The creation of our two finest parks is really a legacy of visionary public leadership, still required to strengthen and provide endowed funding for one of them, the Parkway.
A legacy of open spaces
Without the foresight of some special citizens, treasures such as Land Park and the American River Parkway might not exist. A group is honoring their contributions.
By M.S. Enkoji - Bee Staff Writer
Published 12:00 am PST Thursday, February 22, 2007
Wealthy hotel owner William Land never saw the pastoral legacy he bequeathed to Sacramento.
He never took refuge on a sweltering summer day in the shade of a broad-branched tree, spread a picnic with his family or marveled at the exotic zoo collection, all in the heart of his burgeoning city.
Create a place for children to play, "a pleasure ground for the poor," he commanded when he left $250,000 to the city in 1911. Born from a swampy spread purchased with Land's donation a dozen years later, William Land Park is the city's crowning outdoor jewel, 167 acres forever preserved inside an urban milieu.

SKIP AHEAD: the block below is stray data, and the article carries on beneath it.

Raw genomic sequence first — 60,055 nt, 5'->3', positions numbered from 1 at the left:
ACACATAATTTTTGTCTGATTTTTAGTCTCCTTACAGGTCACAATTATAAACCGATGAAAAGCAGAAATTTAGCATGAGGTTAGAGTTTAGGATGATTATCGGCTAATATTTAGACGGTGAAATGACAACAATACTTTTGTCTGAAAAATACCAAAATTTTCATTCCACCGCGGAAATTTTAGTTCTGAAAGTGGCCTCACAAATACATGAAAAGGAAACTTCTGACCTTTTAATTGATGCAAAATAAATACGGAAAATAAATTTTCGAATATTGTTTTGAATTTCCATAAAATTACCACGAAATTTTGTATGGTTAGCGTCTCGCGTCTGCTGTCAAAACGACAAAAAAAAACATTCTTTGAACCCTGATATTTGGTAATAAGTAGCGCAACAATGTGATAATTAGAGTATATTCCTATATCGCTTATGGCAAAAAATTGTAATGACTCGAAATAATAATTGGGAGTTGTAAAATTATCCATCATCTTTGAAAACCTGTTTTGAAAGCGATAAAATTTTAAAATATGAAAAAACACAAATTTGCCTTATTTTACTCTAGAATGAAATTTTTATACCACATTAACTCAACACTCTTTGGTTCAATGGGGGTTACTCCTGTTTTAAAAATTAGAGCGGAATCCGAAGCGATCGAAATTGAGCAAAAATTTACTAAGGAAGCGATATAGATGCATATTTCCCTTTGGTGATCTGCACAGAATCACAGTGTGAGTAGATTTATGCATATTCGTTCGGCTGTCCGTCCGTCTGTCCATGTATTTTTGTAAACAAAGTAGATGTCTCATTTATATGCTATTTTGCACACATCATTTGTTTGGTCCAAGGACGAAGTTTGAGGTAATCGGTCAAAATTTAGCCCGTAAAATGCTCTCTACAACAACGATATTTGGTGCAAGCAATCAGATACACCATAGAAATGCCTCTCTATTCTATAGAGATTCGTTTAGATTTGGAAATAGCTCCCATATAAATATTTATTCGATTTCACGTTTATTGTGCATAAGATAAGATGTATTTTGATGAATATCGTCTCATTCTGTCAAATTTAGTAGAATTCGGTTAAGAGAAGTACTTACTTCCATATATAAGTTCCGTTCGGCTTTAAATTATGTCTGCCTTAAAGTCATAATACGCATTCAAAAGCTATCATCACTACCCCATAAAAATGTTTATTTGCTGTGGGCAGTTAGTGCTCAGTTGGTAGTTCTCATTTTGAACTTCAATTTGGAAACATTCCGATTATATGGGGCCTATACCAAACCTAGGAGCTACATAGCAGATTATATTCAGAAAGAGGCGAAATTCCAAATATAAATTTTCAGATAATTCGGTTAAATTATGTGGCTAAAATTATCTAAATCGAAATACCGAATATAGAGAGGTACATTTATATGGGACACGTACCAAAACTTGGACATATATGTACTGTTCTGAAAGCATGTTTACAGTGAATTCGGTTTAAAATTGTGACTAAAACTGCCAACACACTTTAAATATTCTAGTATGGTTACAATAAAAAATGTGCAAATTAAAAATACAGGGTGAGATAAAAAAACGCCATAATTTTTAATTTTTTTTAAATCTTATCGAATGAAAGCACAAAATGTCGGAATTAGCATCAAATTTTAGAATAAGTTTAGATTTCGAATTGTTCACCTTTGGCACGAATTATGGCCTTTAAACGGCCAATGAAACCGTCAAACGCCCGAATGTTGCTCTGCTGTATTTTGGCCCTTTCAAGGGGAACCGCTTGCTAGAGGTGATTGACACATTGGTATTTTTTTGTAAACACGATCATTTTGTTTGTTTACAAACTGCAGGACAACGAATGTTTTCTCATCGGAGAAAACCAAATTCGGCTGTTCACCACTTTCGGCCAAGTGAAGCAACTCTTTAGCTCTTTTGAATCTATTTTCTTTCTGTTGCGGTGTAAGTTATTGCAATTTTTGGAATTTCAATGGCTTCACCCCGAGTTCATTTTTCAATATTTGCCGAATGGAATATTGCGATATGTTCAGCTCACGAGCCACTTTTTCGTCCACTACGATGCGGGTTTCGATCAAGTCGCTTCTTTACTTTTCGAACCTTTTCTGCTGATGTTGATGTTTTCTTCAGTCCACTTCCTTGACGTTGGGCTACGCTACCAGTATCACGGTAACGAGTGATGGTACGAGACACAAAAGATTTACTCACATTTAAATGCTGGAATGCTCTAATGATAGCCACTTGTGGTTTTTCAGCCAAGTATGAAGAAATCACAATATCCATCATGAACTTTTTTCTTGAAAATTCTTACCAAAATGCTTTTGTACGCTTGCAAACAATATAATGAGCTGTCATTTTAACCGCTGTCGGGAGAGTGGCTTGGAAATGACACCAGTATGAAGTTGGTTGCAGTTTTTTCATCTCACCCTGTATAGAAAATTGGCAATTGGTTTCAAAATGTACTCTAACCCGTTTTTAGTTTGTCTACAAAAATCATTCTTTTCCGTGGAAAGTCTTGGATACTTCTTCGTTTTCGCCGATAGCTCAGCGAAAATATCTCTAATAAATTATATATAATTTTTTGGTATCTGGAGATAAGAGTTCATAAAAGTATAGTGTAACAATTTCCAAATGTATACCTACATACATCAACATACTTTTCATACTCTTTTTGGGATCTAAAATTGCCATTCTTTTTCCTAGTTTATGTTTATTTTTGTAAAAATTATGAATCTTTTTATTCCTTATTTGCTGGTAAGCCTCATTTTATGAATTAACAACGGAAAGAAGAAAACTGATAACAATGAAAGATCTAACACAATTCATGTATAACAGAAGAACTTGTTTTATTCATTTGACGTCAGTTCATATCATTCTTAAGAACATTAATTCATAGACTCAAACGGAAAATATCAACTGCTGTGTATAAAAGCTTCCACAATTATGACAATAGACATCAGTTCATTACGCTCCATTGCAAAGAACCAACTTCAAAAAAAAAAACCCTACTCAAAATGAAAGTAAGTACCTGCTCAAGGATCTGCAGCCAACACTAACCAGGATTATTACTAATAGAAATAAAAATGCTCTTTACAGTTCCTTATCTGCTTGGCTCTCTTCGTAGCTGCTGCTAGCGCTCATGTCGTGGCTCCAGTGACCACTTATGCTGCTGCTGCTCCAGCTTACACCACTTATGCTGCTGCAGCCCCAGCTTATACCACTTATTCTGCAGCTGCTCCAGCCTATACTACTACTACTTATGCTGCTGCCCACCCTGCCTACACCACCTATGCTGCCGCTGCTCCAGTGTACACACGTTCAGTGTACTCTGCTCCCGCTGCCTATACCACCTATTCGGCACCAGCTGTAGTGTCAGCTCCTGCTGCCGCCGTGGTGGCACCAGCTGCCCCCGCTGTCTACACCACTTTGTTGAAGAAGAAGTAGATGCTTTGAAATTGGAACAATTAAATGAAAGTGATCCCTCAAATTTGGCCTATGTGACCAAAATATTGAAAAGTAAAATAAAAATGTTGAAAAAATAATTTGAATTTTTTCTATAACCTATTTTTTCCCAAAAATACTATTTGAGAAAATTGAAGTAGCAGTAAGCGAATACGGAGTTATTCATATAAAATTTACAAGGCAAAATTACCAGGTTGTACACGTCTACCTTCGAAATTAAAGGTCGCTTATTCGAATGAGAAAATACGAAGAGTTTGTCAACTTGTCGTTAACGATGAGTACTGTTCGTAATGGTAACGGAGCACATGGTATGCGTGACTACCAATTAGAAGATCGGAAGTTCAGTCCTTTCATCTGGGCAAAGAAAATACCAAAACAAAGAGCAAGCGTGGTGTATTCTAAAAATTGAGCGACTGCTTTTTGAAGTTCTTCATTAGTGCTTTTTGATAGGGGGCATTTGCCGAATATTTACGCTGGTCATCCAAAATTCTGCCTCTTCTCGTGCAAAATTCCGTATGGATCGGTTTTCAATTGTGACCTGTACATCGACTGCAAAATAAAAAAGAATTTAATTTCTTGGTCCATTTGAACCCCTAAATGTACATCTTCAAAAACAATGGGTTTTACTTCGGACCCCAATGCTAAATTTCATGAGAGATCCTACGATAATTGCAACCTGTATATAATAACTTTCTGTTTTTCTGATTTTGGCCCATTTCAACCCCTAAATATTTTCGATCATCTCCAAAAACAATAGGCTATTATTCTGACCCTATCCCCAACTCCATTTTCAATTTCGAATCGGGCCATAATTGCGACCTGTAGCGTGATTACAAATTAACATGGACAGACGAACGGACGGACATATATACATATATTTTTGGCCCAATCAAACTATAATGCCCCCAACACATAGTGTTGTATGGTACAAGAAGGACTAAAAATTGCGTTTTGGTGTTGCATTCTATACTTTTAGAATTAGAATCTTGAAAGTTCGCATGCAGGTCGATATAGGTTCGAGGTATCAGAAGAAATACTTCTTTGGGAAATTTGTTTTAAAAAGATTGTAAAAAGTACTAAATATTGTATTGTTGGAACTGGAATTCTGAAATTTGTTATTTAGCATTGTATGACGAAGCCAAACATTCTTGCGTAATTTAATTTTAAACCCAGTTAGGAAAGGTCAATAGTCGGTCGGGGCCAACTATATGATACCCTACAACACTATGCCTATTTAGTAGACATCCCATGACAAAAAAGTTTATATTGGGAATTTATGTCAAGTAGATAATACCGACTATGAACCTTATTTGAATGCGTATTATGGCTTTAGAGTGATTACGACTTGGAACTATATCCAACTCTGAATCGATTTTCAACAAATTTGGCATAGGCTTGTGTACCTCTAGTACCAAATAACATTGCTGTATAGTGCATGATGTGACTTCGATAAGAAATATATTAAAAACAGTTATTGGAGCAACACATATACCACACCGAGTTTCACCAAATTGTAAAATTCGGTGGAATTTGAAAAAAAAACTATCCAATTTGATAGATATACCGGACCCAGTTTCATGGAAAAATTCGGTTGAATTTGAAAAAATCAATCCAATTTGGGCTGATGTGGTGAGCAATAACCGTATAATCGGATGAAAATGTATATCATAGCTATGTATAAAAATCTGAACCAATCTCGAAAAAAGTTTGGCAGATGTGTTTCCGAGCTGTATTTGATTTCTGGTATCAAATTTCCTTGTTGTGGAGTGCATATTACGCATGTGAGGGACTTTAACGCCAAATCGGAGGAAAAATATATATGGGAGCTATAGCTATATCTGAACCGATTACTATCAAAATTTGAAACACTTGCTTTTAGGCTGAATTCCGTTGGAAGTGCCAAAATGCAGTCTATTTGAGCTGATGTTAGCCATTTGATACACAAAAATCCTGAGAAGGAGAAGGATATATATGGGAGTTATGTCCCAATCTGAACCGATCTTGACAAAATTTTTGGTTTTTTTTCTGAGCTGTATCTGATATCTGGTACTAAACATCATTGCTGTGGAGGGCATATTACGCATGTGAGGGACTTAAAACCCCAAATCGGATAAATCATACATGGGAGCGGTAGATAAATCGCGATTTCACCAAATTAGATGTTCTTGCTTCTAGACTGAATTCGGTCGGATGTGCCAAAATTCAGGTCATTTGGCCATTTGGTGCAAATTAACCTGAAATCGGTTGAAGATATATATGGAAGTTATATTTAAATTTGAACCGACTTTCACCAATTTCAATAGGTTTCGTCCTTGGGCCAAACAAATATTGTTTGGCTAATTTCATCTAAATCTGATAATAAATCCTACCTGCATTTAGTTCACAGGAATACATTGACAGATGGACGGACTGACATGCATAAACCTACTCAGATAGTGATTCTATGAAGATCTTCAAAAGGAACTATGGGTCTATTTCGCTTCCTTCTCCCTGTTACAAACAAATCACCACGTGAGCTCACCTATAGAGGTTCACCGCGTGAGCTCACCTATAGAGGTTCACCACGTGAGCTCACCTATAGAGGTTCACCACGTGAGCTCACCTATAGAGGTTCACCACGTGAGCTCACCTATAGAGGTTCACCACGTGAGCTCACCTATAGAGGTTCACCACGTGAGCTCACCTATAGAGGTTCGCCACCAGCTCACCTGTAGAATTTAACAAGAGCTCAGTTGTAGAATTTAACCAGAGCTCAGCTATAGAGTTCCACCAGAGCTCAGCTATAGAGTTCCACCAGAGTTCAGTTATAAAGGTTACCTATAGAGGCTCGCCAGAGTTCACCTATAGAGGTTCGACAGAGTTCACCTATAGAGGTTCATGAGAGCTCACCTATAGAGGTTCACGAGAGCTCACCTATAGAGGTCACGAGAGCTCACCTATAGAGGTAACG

Land's vision and generosity, benefiting millions -- rich and poor -- will be honored by the California Park and Recreation Society, a nonprofit organization of professionals. He is one of the first to be inducted in the Recreation, Park, and Leisure Hall of Honor, created by the society's District II.
"That was an amazing donation at that time. His contribution is unbelievable," said Judy Quattrin of the society's District II.
The organization's largest district, encompassing 19 counties, hopes that recognizing philanthropy like Land's and professional achievements of people like William Pond, architect of the American River Parkway, will deepen the significance of parks and recreation and help them document individual contributions.